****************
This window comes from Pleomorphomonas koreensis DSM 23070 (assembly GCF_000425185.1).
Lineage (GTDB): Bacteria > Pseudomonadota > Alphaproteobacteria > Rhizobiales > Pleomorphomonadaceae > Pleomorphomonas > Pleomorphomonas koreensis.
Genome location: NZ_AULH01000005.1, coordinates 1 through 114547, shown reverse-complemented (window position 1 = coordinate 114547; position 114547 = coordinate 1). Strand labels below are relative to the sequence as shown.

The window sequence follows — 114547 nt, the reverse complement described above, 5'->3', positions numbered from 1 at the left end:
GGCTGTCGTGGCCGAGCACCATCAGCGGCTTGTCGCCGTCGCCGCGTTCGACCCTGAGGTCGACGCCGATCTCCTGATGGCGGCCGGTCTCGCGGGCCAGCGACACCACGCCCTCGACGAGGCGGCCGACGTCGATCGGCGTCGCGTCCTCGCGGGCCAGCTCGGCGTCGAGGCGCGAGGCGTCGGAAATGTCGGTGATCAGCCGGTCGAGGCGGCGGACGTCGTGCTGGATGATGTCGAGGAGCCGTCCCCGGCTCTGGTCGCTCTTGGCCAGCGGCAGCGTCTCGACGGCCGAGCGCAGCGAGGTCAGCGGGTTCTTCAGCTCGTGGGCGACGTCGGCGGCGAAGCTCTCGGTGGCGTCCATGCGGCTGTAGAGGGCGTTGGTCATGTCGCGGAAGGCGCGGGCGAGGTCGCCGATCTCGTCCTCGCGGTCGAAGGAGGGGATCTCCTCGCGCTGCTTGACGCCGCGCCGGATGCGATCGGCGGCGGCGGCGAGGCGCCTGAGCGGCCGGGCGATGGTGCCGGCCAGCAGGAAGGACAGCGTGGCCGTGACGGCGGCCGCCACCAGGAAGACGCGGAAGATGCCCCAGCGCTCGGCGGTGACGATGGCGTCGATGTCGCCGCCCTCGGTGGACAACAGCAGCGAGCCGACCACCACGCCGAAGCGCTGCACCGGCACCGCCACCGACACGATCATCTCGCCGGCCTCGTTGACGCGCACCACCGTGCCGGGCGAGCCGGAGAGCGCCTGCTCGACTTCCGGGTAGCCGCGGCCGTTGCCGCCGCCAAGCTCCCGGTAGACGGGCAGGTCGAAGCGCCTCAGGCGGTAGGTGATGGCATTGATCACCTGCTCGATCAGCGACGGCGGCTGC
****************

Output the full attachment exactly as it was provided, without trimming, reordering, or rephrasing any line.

This window comes from Pleomorphomonas koreensis DSM 23070 (assembly GCF_000425185.1).
Lineage (GTDB): Bacteria > Pseudomonadota > Alphaproteobacteria > Rhizobiales > Pleomorphomonadaceae > Pleomorphomonas > Pleomorphomonas koreensis.
Genome location: NZ_AULH01000005.1, coordinates 1 through 114547, shown reverse-complemented (window position 1 = coordinate 114547; position 114547 = coordinate 1). Strand labels below are relative to the sequence as shown.

The window sequence follows — 114547 nt, the reverse complement described above, 5'->3', positions numbered from 1 at the left end:
GGCTGTCGTGGCCGAGCACCATCAGCGGCTTGTCGCCGTCGCCGCGTTCGACCCTGAGGTCGACGCCGATCTCCTGATGGCGGCCGGTCTCGCGGGCCAGCGACACCACGCCCTCGACGAGGCGGCCGACGTCGATCGGCGTCGCGTCCTCGCGGGCCAGCTCGGCGTCGAGGCGCGAGGCGTCGGAAATGTCGGTGATCAGCCGGTCGAGGCGGCGGACGTCGTGCTGGATGATGTCGAGGAGCCGTCCCCGGCTCTGGTCGCTCTTGGCCAGCGGCAGCGTCTCGACGGCCGAGCGCAGCGAGGTCAGCGGGTTCTTCAGCTCGTGGGCGACGTCGGCGGCGAAGCTCTCGGTGGCGTCCATGCGGCTGTAGAGGGCGTTGGTCATGTCGCGGAAGGCGCGGGCGAGGTCGCCGATCTCGTCCTCGCGGTCGAAGGAGGGGATCTCCTCGCGCTGCTTGACGCCGCGCCGGATGCGATCGGCGGCGGCGGCGAGGCGCCTGAGCGGCCGGGCGATGGTGCCGGCCAGCAGGAAGGACAGCGTGGCCGTGACGGCGGCCGCCACCAGGAAGACGCGGAAGATGCCCCAGCGCTCGGCGGTGACGATGGCGTCGATGTCGCCGCCCTCGGTGGACAACAGCAGCGAGCCGACCACCACGCCGAAGCGCTGCACCGGCACCGCCACCGACACGATCATCTCGCCGGCCTCGTTGACGCGCACCACCGTGCCGGGCGAGCCGGAGAGCGCCTGCTCGACTTCCGGGTAGCCGCGGCCGTTGCCGCCGCCAAGCTCCCGGTAGACGGGCAGGTCGAAGCGCCTCAGGCGGTAGGTGATGGCATTGATCACCTGCTCGATCAGCGACGGCGGCTGC